While the current debate on immigration here in the U.S. focuses on migrants once they make to our border, there are far too few questions being asked about why people leave in the first place. It may be more difficult to change the political environment or the macro economies of these countries, but keeping rural communities thriving is one way that TWP can contribute to future stability and sustainability in the region and another way that your support can create real and lasting impact.
By donating to Trees, Water & People, you can help rural communities in Central America build more resilient futures.
This past January, I had the opportunity to participate in the inaugural Trees, Water, and People (TWP) service trip to Honduras, which integrated learning about both the principles of community development and bird conservation. I am pleased and honored as a board member and as a member of the Thayer family to reflect on and share what this experience has meant to me. Coming from Hawai’i, I was reminded several times during the trip the words that were so much a part of my life, the motto of the state — Ua Mau ke Ea o ka ʻĀina i ka Pono, meaning, “The life of the land is perpetuated in righteousness.” Pono, in particular, can be translated to further refer to goodness, care, value, purpose, and hope.
Protecting the land and perpetuating hope were clearly promoted and implemented by Centro de Enseñanza y Aprendizaje de Agricultura (CEASO), a TWP partner in El Socorro (Siguatepeque, Honduras). I first became familiar with the term, Finca Humana, when Rene, the founder of CEASO shared the historical perspective of his organization with us. Roughly translated to the “Human Estate,” Finca Humana emphasizes that developing a successful farm requires starting with engaging the entire family and making a life-long commitment together to developing the knowledge and practicing the diversification of the land. Rene also pointed out that Finca Humana involves the integration of the Head, Hands, and Heart.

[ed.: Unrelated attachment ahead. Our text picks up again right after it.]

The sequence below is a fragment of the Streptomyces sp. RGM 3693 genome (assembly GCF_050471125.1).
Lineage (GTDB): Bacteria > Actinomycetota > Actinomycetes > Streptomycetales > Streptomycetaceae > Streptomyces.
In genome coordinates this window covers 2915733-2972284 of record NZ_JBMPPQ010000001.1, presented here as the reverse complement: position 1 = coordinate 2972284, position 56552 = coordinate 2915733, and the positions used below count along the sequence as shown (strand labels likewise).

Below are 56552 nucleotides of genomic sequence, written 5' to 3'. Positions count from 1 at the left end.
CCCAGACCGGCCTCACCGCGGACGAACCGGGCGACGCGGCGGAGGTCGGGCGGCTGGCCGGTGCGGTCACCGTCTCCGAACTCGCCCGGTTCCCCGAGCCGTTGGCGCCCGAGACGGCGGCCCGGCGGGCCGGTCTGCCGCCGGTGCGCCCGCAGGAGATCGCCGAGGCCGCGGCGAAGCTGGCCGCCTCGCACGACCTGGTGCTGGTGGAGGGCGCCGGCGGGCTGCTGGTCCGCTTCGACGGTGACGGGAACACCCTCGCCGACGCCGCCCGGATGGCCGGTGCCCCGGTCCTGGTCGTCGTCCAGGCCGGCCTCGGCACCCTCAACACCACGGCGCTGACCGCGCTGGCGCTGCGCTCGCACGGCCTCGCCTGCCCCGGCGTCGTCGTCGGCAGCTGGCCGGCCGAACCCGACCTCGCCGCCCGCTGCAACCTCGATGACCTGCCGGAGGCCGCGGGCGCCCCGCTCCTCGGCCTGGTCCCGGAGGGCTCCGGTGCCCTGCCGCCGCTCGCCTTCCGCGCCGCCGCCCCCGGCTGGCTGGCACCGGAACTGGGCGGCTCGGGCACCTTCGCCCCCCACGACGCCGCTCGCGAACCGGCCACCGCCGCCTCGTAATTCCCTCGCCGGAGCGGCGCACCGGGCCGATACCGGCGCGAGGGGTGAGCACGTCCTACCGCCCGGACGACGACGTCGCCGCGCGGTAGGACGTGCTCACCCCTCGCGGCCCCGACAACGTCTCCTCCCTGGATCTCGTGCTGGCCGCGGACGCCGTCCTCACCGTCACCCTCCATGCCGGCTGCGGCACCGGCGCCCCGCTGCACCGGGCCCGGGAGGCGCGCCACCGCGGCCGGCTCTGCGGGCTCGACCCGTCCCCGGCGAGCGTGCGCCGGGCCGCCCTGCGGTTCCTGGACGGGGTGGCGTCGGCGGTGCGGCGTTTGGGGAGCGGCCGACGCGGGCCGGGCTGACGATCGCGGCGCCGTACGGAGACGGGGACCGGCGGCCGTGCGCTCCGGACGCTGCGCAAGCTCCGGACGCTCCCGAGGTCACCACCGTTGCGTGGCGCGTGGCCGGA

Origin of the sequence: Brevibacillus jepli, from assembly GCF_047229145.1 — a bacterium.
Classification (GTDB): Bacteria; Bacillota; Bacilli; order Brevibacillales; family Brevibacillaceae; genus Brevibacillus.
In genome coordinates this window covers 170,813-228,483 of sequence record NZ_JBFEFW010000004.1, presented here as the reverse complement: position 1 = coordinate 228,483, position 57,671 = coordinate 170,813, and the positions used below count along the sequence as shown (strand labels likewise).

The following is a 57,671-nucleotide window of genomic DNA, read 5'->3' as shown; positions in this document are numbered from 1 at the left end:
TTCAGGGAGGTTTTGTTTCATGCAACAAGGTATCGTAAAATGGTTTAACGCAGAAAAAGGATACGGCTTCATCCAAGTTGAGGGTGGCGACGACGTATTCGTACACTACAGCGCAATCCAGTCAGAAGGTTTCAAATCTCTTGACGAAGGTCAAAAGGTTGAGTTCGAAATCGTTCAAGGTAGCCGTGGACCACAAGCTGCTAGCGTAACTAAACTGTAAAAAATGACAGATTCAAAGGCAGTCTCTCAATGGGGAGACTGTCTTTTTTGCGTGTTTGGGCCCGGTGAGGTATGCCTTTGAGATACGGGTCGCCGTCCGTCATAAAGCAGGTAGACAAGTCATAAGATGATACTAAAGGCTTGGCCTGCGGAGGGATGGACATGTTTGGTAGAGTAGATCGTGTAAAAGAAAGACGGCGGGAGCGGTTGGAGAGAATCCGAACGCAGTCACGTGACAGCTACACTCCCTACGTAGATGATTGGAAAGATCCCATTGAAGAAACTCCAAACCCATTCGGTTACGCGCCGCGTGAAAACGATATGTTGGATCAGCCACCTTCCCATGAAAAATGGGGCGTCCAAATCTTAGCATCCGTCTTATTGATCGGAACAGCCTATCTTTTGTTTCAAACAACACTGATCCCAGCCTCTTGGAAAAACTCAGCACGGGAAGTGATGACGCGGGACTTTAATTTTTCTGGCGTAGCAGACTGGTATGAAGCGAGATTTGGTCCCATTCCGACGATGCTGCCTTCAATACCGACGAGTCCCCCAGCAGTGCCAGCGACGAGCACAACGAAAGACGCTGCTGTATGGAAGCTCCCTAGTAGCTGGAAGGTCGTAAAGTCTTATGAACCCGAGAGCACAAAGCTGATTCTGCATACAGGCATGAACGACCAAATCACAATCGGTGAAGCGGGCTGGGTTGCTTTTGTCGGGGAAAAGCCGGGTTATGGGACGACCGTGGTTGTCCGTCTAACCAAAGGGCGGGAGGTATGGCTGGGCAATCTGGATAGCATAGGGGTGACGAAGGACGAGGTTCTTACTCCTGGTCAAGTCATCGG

Beginning with the Head, and through the lens of a TWP board member, I was open to learning as much as I could about the collaborative partnership that TWP has developed with CEASO. From the hikes to the watershed areas, the tours of family coffee farms, and the drives through the mountains of San José de Pane, I became aware that the challenges of climate change and deforestation are similar concerns in our state and country as well. This implies that it is critical that we continue to work together and learn from one another.
Next follows the Hands, for doing the work. Although I realize that I may never be fully proficient in building pilas (water cisterns) and Justa stoves, it is more important to support the process of training and engaging the leaders of the communities in working with other community members to learn how to build these projects.
But all of this must come from the Heart, which was best exemplified by the story of Doña Norma and her husband, Don Oscar. After spending the day building the first Justa stove, we sat in the living room of the family in their modest home, not having realized that this was in actuality the home of Doña Norma’s brother, which was serving as their temporary residence. Through tears, she shared the lengths to which they had gone —hard work and numerous sacrifices — to build a home, of which they were so proud but tragically lost to a fire. But Doña Norma asserted that despite the loss, they all survived, remain strong, and still have one another.